“Rain on someone’s parade” is a clever English idiom that’s used to describe dampening someone’s mood. Read More
  • Realism
    Realism is a literary movement that portrays everyday life exactly how it is. Read More
  • Rebuttal
    A rebuttal is a response to an argument that contradicts or attempts to disprove it. It is given by one’s opponent. Read More
  • Red Herring
    A red herring is a fallacy that introduces something irrelevant to a larger narrative. Read More
  • Reductio ad Absurdum
    Reductio ad absurdum is used when a speaker argues for their position by attempting to point out the absurdity in the alternative argument. Read More
  • Refrain
    Refrains are used in poems and songs. They are repeated sections of text that usually appear at the end of a stanza or verse. Read More
  • Refutation
    A refutation is the part of the argument that tries to prove that the alternative point of view is false. Read More
  • Repetition in Poetry
    Repetition is an important poetic technique that sees writers reuse words, phrases, images, or structures multiple times within a poem. Read More
  • Resolution
    The resolution of a piece of literature is the parts of the narrative that bring the story to a close. Read More
  • Rhetoric
    Rhetoric is the use of language effectively in writing or speech to persuade the audience. Read More
  • Rhetorical Devices
    Rhetorical devices are parts of literature that are used to persuade audiences. They make use of the three “modes of persuasion." Read More
  • Rhetorical Question
    A rhetorical question is a question that’s asked for effect, not because someone is expecting a genuine answer to it. Read More
  • Rhyme
    The word “rhyme” refers to the pattern of similar sounding words used in writing. Read More
  • Rhyme Scheme
    The rhyme scheme is the pattern of rhyme that’s used in a poem. It corresponds with the end sounds that feature in lines of verse. Read More
  • Rhyme Scheme of Sonnets
    Sonnets usually conform to one of two different rhyme schemes, those connected to the Shakespearean and the Petrarchan sonnet forms. Read More
  • Rhythm
    Rhythm refers to the use of long and short stresses, or stressed and unstressed, within the writing. Read More
  • Riddle
    Riddles are tricky phrases or questions that have double meanings and are usually challenging to solve or answer. Read More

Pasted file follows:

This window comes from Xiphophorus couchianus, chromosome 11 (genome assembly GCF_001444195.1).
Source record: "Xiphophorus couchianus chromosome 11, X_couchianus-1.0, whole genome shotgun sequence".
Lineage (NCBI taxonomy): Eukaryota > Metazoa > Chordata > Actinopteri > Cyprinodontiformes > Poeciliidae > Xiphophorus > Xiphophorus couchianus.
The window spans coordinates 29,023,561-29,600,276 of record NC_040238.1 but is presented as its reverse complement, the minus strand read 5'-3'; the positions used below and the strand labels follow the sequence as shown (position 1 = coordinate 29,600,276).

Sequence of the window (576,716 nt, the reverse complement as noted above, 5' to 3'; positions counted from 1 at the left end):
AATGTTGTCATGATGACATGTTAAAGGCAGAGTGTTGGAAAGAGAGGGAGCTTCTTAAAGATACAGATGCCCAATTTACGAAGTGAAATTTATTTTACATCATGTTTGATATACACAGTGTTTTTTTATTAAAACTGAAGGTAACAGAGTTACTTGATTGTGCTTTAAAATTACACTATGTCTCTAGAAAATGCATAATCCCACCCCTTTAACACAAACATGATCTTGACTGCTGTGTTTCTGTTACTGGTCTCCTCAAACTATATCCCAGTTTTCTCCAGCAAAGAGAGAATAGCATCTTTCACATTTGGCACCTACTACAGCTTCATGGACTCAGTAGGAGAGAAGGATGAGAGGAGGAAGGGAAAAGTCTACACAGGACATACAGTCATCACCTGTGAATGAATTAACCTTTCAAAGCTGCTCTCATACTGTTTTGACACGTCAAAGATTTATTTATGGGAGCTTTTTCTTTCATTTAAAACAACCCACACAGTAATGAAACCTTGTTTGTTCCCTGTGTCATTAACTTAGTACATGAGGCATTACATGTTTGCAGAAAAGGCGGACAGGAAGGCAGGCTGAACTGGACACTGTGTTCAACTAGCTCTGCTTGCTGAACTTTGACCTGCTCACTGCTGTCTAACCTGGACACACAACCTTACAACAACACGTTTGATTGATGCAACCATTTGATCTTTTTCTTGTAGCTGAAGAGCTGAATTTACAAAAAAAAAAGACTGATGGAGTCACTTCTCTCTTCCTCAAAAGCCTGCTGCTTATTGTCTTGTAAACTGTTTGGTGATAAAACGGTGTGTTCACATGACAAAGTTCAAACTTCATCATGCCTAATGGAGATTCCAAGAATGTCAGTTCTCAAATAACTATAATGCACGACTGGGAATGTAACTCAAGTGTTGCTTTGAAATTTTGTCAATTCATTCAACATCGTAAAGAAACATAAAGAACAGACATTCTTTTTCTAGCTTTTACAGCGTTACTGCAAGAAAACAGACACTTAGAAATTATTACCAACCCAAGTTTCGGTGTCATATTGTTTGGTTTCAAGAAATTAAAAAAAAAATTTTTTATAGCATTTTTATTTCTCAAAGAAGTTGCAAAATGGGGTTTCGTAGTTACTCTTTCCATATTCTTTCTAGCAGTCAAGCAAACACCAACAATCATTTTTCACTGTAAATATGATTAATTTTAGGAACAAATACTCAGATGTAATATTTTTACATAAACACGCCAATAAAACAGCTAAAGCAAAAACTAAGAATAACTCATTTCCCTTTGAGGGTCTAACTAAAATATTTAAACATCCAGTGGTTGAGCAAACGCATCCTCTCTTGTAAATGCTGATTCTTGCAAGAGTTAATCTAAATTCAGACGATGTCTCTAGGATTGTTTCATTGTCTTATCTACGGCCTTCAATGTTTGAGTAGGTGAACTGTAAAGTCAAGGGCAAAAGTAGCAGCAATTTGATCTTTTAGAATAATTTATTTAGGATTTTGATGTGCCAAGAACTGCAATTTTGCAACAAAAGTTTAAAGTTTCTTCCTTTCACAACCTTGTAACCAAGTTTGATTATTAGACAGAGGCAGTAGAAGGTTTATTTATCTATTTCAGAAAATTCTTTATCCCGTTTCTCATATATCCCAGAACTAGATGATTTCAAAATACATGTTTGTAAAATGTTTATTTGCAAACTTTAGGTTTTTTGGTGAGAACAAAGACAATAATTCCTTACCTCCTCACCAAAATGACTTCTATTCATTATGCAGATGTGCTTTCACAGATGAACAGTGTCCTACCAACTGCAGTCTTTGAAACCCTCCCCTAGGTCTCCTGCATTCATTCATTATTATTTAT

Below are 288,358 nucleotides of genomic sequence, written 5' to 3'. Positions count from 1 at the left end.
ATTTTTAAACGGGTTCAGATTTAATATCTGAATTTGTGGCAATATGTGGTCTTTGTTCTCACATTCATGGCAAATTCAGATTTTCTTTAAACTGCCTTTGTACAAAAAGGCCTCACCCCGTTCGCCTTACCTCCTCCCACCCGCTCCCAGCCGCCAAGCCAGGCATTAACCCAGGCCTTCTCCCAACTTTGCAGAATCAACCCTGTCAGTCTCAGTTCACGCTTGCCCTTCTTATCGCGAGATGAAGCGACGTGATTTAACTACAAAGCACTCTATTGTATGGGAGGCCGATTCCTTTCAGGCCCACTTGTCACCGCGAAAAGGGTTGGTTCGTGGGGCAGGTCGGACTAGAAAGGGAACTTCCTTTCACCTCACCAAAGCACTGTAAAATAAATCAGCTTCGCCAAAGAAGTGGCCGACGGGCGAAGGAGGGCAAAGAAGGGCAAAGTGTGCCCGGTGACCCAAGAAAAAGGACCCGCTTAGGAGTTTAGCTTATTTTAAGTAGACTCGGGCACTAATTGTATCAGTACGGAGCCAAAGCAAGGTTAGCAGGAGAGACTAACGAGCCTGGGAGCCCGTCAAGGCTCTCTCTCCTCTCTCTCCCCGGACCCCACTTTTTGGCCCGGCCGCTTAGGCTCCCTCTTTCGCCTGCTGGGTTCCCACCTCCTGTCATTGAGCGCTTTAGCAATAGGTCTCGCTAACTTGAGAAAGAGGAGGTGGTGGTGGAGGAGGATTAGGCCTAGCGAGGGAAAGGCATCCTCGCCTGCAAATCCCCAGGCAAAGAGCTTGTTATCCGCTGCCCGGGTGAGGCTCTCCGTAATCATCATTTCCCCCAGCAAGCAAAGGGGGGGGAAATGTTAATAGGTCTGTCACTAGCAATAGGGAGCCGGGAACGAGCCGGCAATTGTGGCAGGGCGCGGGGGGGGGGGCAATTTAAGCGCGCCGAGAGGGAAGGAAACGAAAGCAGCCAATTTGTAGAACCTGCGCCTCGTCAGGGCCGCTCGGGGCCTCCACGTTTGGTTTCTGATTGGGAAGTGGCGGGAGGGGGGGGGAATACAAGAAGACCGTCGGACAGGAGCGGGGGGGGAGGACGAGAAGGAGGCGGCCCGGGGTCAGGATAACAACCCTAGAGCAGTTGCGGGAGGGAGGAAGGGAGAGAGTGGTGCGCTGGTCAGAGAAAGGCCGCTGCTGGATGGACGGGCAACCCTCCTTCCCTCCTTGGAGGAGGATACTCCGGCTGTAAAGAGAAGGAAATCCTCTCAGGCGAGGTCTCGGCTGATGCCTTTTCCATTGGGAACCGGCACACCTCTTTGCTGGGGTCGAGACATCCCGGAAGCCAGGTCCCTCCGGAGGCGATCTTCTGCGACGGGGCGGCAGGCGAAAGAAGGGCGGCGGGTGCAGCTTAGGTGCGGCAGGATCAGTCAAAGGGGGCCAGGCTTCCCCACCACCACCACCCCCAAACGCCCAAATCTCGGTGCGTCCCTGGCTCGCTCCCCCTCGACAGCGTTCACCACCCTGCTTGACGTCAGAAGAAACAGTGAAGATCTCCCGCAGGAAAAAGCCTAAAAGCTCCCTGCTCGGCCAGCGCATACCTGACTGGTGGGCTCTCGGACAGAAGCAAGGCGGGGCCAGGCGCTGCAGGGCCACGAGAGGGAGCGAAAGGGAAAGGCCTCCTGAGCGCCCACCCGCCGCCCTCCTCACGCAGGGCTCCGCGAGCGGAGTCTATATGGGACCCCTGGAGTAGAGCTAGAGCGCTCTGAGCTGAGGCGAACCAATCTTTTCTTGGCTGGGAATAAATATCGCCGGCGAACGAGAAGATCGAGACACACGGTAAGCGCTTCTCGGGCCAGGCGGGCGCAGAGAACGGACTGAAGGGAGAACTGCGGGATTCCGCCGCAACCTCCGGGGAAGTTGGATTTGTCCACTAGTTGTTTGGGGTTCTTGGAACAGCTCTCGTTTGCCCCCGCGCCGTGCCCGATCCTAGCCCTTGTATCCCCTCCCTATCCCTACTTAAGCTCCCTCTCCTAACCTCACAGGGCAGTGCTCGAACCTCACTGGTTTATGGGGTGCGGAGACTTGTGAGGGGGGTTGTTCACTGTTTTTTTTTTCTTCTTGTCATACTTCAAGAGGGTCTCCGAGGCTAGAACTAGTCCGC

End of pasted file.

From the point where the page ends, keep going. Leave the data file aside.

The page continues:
• Rising Action
    The rising action comes after the exposition and before the climax. It includes the complicating or inciting incident. Read More
  • Romance
    Romance is a narrative genre of literature. It can feature elements that include mystery, adventure, bravery, and more. Read More
  • Romanticism
    Romanticism was a movement that originated in Europe at the end of the 18th century and emphasized aesthetic experience and imagination. Read More
  • Rondel
    The rondel has two quatrains that are followed by a quintet, a set of five lines. The verse form has its origins in lyrical poetry of 14th-century France. Read More
  • Run like the wind
    "Run like the wind" is a common English idiom. It's used to describe how fast someone is moving. Read More
  • Run-On Sentence
    A run-on sentence is a long sentence that is made up of two independent clauses joined together. Read More
  • s
  • Sarcasm 
    Sarcasm is a type of verbal irony that expresses contempt, mocks, or ridicules. Read More
  • Satire/Satirical Comedy
    Satire and satirical comedy are used to analyze behaviors to make fun of, criticize, or chastise them in a humorous way. Read More
  • Scansion
    Scansion is the analysis of a poem’s metrical patterns. It organizes the lines, metrical feet, and individual syllables into groups. Read More
  • Science Fiction
    Science fiction is a literary genre that focuses on imaginative content based in science.  Read More
  • Second Person Point of View
    The second person narrative perceptive is a literary style in which the narrator tells a story about “you”.  Read More
  • Self-Fulfilling Prophecy